Learn MoreDownload the Spring Resource Guide for Windows 8

  • Education

    Windows Azure pre-purchase offer


    Microsoft's cloud system - Windows Azure - is being used in education more widely, and there are plenty of conversations going on about how educational partners can move their applications to be hosted on Windows Azure to reduce the cost of expanding their service (because you can just expand a service as your customer base grows without having to go and buy more servers, data centre space etc etc). The same logic applies to education institutions developing new services (especially where it can be tricky to deploy new technology on-site).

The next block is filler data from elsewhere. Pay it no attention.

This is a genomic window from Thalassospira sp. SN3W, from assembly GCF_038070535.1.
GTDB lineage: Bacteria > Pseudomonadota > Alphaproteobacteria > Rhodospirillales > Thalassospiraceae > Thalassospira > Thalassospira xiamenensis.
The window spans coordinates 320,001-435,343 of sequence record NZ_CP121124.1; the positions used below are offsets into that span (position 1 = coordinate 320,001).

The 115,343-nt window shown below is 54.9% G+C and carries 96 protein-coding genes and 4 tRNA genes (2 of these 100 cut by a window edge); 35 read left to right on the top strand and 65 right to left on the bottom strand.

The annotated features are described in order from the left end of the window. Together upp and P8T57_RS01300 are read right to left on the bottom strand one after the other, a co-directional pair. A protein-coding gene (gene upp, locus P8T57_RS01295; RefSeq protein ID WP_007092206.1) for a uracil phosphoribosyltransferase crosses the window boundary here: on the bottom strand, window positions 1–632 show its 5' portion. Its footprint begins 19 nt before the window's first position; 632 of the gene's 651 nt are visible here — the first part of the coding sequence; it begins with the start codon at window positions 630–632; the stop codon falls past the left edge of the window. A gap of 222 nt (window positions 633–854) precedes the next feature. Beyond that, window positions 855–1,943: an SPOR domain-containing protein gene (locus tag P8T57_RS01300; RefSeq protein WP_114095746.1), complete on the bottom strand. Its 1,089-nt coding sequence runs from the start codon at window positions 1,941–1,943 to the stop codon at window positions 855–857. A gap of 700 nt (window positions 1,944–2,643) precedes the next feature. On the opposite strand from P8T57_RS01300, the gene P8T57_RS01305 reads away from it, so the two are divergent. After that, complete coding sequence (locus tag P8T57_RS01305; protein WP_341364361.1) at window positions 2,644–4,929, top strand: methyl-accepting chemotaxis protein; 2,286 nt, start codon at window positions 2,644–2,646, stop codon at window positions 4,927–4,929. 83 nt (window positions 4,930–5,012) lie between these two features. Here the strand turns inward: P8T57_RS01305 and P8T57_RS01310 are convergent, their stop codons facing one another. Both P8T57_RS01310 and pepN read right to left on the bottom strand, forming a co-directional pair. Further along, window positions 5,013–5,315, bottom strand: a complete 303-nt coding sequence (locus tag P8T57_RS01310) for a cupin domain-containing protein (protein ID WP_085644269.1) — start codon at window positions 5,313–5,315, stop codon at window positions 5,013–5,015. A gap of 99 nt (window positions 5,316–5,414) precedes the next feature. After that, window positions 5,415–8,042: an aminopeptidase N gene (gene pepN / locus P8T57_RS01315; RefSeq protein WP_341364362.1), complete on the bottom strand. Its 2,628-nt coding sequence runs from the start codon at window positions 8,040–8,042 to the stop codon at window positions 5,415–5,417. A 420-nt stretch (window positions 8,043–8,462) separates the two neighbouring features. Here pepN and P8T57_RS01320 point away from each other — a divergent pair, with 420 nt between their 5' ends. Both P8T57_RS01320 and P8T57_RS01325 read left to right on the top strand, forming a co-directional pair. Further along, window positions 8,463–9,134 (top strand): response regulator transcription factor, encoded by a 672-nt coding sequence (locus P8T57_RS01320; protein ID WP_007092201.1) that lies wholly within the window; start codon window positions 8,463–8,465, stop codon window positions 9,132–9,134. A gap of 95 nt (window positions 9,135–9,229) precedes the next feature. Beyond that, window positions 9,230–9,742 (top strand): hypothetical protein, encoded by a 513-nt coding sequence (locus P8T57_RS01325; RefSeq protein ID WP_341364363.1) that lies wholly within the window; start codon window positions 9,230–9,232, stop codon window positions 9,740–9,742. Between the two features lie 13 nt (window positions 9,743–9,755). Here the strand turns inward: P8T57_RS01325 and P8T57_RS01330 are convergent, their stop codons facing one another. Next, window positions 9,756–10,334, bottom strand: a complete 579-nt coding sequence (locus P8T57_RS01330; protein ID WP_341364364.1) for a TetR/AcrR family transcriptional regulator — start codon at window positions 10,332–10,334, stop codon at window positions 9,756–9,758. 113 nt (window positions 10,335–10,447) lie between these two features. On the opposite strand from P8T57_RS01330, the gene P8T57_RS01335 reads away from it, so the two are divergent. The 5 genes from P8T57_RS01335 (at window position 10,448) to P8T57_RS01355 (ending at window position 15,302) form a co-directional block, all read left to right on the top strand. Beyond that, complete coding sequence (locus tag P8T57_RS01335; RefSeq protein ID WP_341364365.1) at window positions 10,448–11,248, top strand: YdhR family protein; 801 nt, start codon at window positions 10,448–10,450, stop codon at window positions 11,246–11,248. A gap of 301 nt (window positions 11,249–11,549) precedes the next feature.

One question I'm often asked is: Is there an academic discount for Windows Azure?

    And the short answer is: No, but…

    And the 'but…' is that there are some current offers on Windows Azure that could save you a quarter on your cloud costs.

    Normally, the cost savings made from moving services to the cloud are attractive enough when you calculate the differential between running a service in the cloud or on your own servers. But at the moment, it gets even more attractive because of the discounts available on Windows Azure.

    In a nutshell, you can pre-purchase blocks of cloud services and get between 20% and 27%. And the minimum requirement is that your subscription is for at least $500AU a month, for a six month period.

    Learn MoreFind more about the Windows Azure pre-purchase offer

  • Education

    Get technical training for the new Office and Office 365


    Ignite workshops - header image